Alcohol is one of the top five most addictive substances in the world. It shares this distinction with heroin, cocaine, barbiturates and nicotine. Because it’s legal, and because many supermarkets devote a significant portion of their floor space to alcohol sales, we think of alcohol as somehow different. But make no mistake: it is an addictive drug.
“Addiction is defined as a chronic, relapsing brain disease that is characterized by compulsive drug seeking and use, despite harmful consequences. It is considered a brain disease because drugs change the brain; they change its structure and how it works. These brain changes can be long-lasting and can lead to many harmful, often self-destructive, behaviors.” (NIH)
Most of us never think of ourselves as addicted to alcohol. We think that we just enjoy drinking. We like the taste. We like the way it takes away our stress. But the fact is that alcohol is addictive, and that means that if we’re using it regularly, we are very likely addicted to it.
We’re not alone. “An estimated 5.3 million women in the United States drink in a way that threatens their health, safety, and general well-being.” (NIAA)
Alcohol is numbing you so that you don’t have to deal with your child’s eating disorder
Take a deep breath now. This is a tough one.
If you’re using alcohol to help you unwind … if you’re using alcohol to take care of yourself … if you’re using alcohol regularly as a coping mechanism, then you are likely using alcohol as a way to numb yourself to the challenges you face in life right now.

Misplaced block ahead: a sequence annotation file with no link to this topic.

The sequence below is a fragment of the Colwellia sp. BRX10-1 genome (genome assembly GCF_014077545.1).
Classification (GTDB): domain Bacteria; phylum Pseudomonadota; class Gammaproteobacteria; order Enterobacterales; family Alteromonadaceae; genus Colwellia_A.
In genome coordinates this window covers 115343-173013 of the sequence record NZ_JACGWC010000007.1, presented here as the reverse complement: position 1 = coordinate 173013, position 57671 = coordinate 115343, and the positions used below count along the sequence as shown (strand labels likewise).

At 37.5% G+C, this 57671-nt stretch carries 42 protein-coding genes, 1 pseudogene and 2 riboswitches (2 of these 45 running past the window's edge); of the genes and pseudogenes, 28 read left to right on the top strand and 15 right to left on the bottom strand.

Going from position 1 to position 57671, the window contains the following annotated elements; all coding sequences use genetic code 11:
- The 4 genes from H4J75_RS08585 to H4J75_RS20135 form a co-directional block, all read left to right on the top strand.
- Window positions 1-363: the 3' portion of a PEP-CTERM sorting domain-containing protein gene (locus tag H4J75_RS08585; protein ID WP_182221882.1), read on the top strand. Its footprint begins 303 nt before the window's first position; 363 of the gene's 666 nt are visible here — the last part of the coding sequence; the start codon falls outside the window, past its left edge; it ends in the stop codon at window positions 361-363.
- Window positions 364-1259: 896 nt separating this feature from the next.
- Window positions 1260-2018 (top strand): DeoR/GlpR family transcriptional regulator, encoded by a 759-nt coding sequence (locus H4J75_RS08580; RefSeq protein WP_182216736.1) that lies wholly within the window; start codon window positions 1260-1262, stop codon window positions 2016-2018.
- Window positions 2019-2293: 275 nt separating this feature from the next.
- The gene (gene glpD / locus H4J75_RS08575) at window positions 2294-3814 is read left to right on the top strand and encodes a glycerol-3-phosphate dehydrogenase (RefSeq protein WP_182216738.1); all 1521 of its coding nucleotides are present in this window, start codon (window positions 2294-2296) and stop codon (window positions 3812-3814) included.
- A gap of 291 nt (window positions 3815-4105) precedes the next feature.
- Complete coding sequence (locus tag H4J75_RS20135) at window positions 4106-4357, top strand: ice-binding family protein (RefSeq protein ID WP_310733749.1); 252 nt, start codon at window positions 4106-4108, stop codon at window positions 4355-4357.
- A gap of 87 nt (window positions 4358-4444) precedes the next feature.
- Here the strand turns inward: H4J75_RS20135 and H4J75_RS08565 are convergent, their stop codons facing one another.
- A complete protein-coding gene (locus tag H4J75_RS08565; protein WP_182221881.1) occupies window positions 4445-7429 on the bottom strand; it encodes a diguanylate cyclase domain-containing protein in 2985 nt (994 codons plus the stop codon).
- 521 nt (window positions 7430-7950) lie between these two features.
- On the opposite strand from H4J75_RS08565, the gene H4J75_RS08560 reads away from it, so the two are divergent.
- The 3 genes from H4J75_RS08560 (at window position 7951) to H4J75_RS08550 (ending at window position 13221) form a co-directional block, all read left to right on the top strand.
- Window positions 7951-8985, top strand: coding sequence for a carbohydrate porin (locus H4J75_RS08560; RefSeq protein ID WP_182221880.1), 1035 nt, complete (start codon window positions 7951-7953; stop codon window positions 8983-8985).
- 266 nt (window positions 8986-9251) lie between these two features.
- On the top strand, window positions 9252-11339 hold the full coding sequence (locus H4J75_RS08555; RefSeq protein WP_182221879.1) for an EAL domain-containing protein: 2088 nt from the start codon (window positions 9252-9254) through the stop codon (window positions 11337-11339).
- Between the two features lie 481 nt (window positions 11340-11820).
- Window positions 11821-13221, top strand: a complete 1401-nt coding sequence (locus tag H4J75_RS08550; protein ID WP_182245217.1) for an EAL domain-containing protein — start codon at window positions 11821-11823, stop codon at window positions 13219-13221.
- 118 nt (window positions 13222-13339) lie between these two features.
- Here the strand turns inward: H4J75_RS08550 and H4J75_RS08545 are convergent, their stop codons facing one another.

Having a child who has an eating disorder feels absolutely awful. Mothers, especially, can’t help but feel responsible for the development of an eating disorder, even though eating disorders develop based on a broad variety of factors.
On top of our guilt towards our child, we feel shame in a society that holds mothers on pedestals until they tear them down ruthlessly as heartless monsters who ruined their kids’ lives.
Then there’s the logistical and financial nightmare of caring for a child who is sick.
This sucks. I’m so sorry. But turning to alcohol to numb yourself because you can’t cope with this difficult situation is only going to make things worse.
In the privacy of your thoughts, do you worry about your drinking? Many of us do. It’s OK. But it also means it’s time to make a change. Just like our kids can’t cut out their eating disorders without replacing their maladaptive coping mechanism with new tools for self-care, we can’t cut out alcohol without building better self-care routines.
We don’t have to attend AA meetings, but getting together with other mothers in supportive alcohol-free environments will help us build our sense of belonging, reduce loneliness, and create a community that can help us stand up when we feel unable to do so by ourselves.
We don’t have to give up alcohol, but we do have to look at alcohol straight in the face and notice whether it’s actually helping or harming our ability to parent through our child’s eating disorder.
Our first reaction will always be: yes, it’s helping! But look deeper. Look at how you feel after too many glasses. Look at how you feel after having too much again after you promised yourself you wouldn’t. Consider whether there are other ways that you can care for yourself during your child’s recovery from an eating disorder that doesn’t involve an addictive substance.
Ginny Jones is on a mission to empower parents to raise kids who are free from eating disorders and body hate.
She’s the editor of More-Love.org and a Parent Coach who helps parents handle their kids’ food and body issues.
If you think that you may be using alcohol to cope with the stresses of parenting a child who has an eating disorder, consider reading “This Naked Mind: Control Alcohol: Find Freedom, Discover Happiness & Change Your Life” by Annie Grace. It provides a helpful model for people who don’t fit cleanly into the “alcoholic” category, but are concerned about their alcohol use.